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The Collegian

The Student News Site of Tarrant County College

The Collegian

The Student News Site of Tarrant County College

The Collegian

King’s philosophy at center of talk

By Gregory Hoeft/reporter

With the Civil Rights Movement mired in the mud of Jim Crow laws, Martin Luther King Jr. wrote a powerful letter in response to local clergymen while incarcerated in the Birmingham, Ala., jail on April 16, 1963.

The SE Campus presentation Philosophy and Civil Rights, given Jan. 28 by philosophy assistant professors Justin Grace and Michael Vendsel, shed more light and perspective into King’s letter and his views about “unjust law” and “natural rights.”

King, in the letter, felt the need to address the clergymen’s concern that his tactic of “civil disobedience” to amend laws was, in fact, a direct violation of these laws. In his “Letter from Birmingham Jail,” King set out to explain that the laws in question were unjust and, by the nature of law, repressive and invalid.

Grace expanded on the historical events surrounding the famous letter, most notably why it was penned and how. His campaign of civil disobedience led to amended laws banning protests and marches by city ordinance, Grace said. King’s subsequent incarceration in Birmingham led area religious leaders to question his motives.

King believed “the whole point of civil disobedience is to try to create a context for negotiation,” Grace said.

King attempted to paint a portrait of the difference between right and wrong in context of laws that very often had the interests of the nation’s majority at heart by calling on works and thoughts of great philosophical minds such as Thomas Jefferson, St. Thomas Aquinas and Jesus of Nazareth, Grace said. At this time in the country’s history, many minorities were marginalized, and a way to bring the issues out into the open was pressing.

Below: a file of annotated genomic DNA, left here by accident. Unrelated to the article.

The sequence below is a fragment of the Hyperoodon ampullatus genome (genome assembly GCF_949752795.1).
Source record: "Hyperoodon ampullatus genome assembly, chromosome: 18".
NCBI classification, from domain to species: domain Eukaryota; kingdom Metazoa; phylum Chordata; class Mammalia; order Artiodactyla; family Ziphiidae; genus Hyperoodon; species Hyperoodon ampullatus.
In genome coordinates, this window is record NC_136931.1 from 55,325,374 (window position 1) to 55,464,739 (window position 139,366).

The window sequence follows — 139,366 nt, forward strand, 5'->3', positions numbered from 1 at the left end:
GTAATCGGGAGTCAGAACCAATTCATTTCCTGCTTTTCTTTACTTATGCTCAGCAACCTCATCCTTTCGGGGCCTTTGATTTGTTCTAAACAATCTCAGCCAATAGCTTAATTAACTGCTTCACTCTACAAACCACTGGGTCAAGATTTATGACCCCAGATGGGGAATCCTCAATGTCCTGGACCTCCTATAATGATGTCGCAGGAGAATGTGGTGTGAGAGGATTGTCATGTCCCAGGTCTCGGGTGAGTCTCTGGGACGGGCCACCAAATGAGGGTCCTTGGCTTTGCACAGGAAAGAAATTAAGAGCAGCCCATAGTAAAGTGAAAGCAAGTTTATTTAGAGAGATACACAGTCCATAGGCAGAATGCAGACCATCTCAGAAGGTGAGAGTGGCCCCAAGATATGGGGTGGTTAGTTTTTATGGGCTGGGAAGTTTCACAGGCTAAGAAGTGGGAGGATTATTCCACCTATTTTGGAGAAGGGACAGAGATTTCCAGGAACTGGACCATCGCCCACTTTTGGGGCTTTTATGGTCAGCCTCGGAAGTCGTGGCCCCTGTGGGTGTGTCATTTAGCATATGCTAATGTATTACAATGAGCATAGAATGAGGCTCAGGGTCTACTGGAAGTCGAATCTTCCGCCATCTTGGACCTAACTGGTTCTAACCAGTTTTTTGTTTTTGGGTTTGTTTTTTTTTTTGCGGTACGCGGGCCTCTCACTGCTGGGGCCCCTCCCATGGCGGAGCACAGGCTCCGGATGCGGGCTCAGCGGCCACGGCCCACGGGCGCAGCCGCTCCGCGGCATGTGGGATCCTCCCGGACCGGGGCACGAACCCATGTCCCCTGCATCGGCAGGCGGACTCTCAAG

Vendsel covered the philosophical roots of the letter written by King in newspaper margins, on scraps of paper and pretty much on anything he could get his hands on while in jail.

King’s beliefs had deep connections with Socrates and his concepts of natural and just laws — those that benefit or improve the community, solidify relationships between peoples of all walks of life and intrinsically add to the progress of all humanity, he pointed out.

Vendsel said the line between just and unjust laws becomes important when noting “perhaps the law and morality are not the same.”

King established that unjust laws simply do not mirror the equality of all men, a concept that many still fight against in the nation and the world today, Vendsel said.

“So you’re harming this notion of friendship with other humans,” he said. “You’re not treating people as if they all have intrinsic worth.”

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